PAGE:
A new House of Commons briefing paper considers the Conservative Party’s 2017 General Election pledges to reform how individual pay for social care. This paper sets out the proposals, comparing them to the current position and exploring their possible implications. While the forms have yet to be implemented the government outlines plans to publish a Green Paper before the summer 2018 parliamentary recess.
Full reference: Jarrett, T. (2018) |Social care: the Conservative Party’s 2017 General Election pledges on how individuals pay for care (England) | Number 8001 | Retrieved from parliament.uk |
The full briefing paper can be downloaded here
Guidance from Public Health England (PHE) for commissioners and communities to provide cost effective falls prevention activities. Local authorities and Clinical Commissioning Groups (CCGs) can use results from the tool to protect and improve the health of their local populations when making commissioning decisions.
The flexible Excel sheet allows for results to be tailored to the local situation based on the knowledge of the user. All interventions are aimed at those aged 65 and over. It can be accessed here
The accompanying report, A Return on Investment Tool for the Assessment of Falls Prevention Programmes for Older People Living in the Community, which explains how the tool was constructed and outlines the main findings, can be read here
PHE have also produced a structured literature review which identifies which interventions are cost-effective in preventing falls in older people living in the community can be downloaded from their website.
Tackling loneliness and social isolation: the role of commissioners | The Social Care Institute for Excellence
This briefing draws on discussion from a seminar held in September 2017 to explore the opportunities and barriers faced by commissioners seeking to address social isolation in older people. It also looks at previous research and evaluations in this field.
identifies the evidence that points the way to a better understanding of effective interventions
provides examples of practice emerging in different parts of the country
examines what needs to happen next in order to create a more conducive
The Council of the European Union (EU) has recommended that action should be taken to increase influenza vaccination in the elderly population | BMJ Open
Objectives: The aims were to systematically review and critically appraise economic evaluations for influenza vaccination in the elderly population in the EU.
Results: Of the 326 search results, screening identified eight relevant studies. Results varied widely, with the incremental cost-effectiveness ratio ranging from being both more effective and cheaper than no intervention to costing €4 59 350 per life-year gained. Cost-effectiveness was most sensitive to variations in influenza strain, vaccination type and strategy, population and modelling characteristics.
Conclusions: Most studies suggest that vaccination is cost-effective (seven of eight studies identified at least one cost-effective scenario). All but one study used economic models to synthesise data from different sources. The results are uncertain due to the methods used and the relevance and robustness of the data used. Sensitivity analysis to explore these aspects was limited. Integrated, controlled prospective clinical and economic evaluations and surveillance data are needed to improve the evidence base. This would allow more advanced modelling techniques to characterise the epidemiology of influenza more accurately and improve the robustness of cost-effectiveness estimates.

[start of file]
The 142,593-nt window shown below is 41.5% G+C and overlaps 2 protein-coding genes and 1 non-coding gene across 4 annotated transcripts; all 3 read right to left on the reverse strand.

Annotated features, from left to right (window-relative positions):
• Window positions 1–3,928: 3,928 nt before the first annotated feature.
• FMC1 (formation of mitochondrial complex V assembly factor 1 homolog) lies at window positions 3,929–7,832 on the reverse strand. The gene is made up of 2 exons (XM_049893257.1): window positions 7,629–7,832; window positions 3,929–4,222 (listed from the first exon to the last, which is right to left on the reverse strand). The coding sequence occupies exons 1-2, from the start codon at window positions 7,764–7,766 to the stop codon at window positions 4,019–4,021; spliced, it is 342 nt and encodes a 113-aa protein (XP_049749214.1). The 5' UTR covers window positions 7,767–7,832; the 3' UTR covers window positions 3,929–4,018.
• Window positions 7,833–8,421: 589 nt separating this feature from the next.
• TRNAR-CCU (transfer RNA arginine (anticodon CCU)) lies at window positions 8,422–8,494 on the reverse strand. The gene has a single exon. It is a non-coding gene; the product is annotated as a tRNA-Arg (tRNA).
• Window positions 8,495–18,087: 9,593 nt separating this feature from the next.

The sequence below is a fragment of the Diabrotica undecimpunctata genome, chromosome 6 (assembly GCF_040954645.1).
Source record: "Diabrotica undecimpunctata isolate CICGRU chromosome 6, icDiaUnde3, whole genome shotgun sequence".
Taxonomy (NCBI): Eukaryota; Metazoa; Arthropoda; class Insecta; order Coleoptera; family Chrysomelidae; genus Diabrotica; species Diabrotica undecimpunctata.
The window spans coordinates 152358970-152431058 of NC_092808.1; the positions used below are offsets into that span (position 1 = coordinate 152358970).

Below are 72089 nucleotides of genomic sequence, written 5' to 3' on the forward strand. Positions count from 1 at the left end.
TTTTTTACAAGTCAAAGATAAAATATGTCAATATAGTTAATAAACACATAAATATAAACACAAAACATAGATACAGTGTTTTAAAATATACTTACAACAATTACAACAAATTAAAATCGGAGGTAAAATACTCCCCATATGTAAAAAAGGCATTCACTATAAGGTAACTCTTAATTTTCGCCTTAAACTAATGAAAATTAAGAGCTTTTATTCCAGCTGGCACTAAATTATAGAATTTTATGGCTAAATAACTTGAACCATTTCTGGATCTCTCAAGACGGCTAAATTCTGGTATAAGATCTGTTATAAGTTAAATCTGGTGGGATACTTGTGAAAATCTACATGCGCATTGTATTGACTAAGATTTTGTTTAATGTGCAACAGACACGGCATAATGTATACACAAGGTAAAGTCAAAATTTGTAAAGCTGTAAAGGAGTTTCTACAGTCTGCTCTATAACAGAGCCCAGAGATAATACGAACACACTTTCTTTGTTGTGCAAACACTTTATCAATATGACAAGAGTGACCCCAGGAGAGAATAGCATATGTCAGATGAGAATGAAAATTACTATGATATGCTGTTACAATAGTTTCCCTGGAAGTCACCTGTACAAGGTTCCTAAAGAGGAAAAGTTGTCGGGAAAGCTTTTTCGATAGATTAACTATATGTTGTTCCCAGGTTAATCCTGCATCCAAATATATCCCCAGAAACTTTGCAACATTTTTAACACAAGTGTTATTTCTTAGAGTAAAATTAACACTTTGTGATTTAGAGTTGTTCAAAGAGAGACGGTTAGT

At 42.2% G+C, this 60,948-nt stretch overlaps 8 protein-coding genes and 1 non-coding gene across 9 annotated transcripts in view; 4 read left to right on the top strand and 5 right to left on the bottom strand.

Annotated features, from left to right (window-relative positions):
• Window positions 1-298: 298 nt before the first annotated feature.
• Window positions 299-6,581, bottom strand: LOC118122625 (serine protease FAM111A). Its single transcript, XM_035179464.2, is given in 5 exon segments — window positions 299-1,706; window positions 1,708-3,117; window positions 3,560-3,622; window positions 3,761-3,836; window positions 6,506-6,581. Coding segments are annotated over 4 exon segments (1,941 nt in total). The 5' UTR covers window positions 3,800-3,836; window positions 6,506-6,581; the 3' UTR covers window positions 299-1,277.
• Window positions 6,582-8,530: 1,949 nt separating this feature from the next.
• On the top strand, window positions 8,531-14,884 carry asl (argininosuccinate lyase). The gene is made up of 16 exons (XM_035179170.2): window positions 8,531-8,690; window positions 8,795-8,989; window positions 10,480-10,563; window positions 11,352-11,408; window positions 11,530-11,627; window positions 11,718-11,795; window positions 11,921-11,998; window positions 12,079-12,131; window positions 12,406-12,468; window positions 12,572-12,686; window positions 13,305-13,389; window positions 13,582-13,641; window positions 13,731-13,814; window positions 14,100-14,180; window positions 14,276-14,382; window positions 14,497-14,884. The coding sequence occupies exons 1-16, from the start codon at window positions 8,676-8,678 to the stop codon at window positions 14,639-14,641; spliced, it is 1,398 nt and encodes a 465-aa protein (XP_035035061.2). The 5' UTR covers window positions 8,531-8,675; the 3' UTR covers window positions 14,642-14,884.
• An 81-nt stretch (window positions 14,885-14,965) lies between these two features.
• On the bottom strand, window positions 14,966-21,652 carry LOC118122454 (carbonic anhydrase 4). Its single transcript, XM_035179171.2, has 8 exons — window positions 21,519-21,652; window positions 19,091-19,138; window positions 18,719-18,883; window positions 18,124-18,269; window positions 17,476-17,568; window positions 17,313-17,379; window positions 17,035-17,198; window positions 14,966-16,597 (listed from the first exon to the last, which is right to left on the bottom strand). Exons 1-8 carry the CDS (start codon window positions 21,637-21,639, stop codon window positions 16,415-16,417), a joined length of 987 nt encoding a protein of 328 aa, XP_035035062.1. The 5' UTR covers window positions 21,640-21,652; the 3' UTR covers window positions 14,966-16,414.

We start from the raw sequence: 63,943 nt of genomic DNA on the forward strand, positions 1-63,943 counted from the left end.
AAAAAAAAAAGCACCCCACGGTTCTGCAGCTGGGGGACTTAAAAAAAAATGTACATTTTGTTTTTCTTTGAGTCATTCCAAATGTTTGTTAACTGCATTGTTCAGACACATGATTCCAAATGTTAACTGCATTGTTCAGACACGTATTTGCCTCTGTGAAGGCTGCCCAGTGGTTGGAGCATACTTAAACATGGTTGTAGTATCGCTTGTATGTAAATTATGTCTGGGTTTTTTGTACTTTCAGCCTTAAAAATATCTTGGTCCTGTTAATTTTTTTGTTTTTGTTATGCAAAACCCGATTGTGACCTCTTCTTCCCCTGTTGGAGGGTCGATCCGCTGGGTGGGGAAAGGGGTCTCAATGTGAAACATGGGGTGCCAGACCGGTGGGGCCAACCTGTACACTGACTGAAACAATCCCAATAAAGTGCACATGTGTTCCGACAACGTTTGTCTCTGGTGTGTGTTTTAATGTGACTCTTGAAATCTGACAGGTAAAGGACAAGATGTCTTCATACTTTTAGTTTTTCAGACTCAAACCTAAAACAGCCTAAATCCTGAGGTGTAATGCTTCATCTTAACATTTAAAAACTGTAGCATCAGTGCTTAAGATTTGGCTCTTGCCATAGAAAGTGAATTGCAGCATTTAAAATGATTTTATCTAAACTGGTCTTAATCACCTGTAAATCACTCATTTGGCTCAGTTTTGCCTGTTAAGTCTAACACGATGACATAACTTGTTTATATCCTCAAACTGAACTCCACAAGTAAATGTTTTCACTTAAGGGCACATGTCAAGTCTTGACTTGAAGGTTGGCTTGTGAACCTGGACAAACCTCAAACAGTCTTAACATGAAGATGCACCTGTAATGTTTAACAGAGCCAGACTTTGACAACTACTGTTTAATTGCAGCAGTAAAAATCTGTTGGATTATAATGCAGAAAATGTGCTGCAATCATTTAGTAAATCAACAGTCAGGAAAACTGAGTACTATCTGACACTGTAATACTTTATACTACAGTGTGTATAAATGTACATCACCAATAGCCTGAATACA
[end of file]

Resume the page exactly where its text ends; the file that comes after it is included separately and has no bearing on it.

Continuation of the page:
This briefing summarises research that analysed data from over 230,000 anonymised patient records for older people aged 62 – 82 years | The Health Foundation
Continuity of care is an aspect of general practice valued by patients and GPs alike. However, it seems to be in decline in England.
Our analysis, published in The BMJ and summarised in this briefing, looks at the link between continuity of care and hospital admissions for older patients in England. We looked specifically at admissions for conditions that could potentially be prevented through effective treatment in primary care.
We found there to be fewer hospital admissions – both elective and emergency – for these conditions for patients who experience higher continuity of care (ie those who see the same GP a greater proportion of the time). Controlling for patient characteristics, we estimate that if patients saw their most frequently seen GP two more times out of every 10 consultations, this would be associated with a 6% decrease in admissions.
To improve continuity for patients, general practices who are not already doing so could set prompts on their booking systems and encourage receptionists to book patients to their usual GP. Patients could also be encouraged to request their usual GP.
Clinical commissioning groups and NHS England Area Teams could work with general practices to support quality improvement initiatives that maintain or improve continuity of care.
Future national initiatives should have a well developed understanding of how and why the policy will impact on continuity in a particular context.
The guidance is aimed at local commissioning and strategic leads with a remit for falls, bone health and healthy ageing. This document outlines approaches to interventions and activities helping prevent falls and fractures to improve health outcomes for older people.